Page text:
This information can be used to interrogate the drive unit. However, a keyboard and video monitor are required to do this. These are seen in ill. 10.
The keypad provides a high degree of diagnostics with a 16-character LED feedback in easily understood terms, as well as direct access to the drive.
When power is applied to the drive or when it's requested by an interactive command, each of the circuit boards is sequentially checked by the microprocessor. As each passes the self-test routine, the light for that board is energized and the sys tem progresses to the next board. After the signal electronics have been verified, the microprocessor fires each of the armature circuit SCRs one at a time. An SCR cell voltage sensor is used to indicate if the gating, fuse, and SCR are operational.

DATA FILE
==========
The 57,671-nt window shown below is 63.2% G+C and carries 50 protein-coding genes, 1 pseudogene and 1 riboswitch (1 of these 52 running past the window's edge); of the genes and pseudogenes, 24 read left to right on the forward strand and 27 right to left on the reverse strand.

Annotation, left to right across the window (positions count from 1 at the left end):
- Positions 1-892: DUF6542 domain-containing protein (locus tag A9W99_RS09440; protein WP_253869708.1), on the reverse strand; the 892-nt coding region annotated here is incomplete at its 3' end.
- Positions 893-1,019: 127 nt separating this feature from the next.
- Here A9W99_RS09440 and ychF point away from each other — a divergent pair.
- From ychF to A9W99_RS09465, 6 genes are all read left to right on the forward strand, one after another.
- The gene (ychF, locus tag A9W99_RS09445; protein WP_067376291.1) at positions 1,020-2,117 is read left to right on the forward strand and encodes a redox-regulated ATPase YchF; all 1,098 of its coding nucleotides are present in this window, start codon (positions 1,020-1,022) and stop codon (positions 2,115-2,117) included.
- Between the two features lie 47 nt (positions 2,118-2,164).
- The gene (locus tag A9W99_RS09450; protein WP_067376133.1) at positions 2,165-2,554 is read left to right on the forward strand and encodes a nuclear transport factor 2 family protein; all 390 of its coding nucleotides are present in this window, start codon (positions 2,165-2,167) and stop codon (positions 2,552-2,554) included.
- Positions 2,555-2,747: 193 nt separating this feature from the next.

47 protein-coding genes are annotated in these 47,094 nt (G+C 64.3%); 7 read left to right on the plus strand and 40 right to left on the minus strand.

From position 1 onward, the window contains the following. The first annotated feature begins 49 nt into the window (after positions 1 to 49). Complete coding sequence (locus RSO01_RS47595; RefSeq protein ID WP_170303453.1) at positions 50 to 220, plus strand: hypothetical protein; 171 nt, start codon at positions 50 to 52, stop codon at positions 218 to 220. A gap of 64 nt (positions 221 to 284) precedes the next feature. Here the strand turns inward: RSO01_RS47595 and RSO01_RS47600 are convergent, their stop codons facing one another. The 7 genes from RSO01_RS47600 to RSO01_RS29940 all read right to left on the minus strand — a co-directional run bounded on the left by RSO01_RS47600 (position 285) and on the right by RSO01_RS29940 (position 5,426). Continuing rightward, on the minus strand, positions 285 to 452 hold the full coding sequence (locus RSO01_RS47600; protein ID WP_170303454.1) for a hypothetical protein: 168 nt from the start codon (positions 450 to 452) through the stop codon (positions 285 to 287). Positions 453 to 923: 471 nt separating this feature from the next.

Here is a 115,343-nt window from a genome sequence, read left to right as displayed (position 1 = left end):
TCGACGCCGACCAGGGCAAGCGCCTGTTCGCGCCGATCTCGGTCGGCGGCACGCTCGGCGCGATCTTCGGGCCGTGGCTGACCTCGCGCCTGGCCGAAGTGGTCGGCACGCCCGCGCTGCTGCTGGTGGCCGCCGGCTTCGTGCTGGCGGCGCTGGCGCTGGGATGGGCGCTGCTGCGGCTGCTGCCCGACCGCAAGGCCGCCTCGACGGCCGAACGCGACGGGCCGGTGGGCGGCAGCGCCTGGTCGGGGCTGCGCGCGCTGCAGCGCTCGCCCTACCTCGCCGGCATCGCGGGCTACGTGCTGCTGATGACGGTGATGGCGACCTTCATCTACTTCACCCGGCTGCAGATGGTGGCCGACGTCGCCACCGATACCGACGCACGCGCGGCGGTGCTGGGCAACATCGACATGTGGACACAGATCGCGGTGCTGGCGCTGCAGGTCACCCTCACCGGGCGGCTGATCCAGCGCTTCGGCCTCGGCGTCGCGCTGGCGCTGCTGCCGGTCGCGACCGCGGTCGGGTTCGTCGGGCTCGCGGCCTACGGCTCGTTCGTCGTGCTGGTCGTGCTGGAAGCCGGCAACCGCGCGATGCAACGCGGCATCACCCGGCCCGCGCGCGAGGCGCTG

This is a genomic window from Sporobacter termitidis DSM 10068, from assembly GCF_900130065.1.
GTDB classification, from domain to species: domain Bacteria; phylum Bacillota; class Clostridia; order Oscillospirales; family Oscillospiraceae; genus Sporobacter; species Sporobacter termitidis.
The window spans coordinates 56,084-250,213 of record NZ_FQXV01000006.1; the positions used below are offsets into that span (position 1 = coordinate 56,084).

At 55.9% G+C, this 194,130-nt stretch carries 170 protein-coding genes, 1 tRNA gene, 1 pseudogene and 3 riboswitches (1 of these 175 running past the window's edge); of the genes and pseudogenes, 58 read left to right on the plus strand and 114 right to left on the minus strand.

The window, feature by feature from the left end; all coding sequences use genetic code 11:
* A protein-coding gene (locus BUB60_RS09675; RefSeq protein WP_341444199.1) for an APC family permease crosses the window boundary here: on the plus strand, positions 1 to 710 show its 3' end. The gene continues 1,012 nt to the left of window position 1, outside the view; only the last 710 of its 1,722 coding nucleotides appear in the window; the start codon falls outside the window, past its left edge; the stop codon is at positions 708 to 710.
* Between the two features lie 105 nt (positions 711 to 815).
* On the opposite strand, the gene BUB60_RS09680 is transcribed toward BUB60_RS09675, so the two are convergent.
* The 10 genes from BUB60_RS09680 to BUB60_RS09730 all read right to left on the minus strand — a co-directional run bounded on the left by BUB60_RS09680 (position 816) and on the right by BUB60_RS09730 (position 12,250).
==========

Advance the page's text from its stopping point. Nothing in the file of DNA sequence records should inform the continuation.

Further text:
If both the signal (control) and the power electronics pass the test, the control is released for drive operation. If the test discovers a problem (failed board, SCR cells, fuses, open wire, and so on), the specific fault is displayed on the lighted panel or is printed out, and the drive isn't re leased for starting until the problem is corrected.
1. Where does the DC motor get its DC power?
2. How does a solid-state device start the motor?
3. Describe methods of feedback control for constant speed.
4. What method is used to sense armature and field current?
5. Describe methods of communication with a machine controller.
6. What might be a first step in troubleshooting a drive control?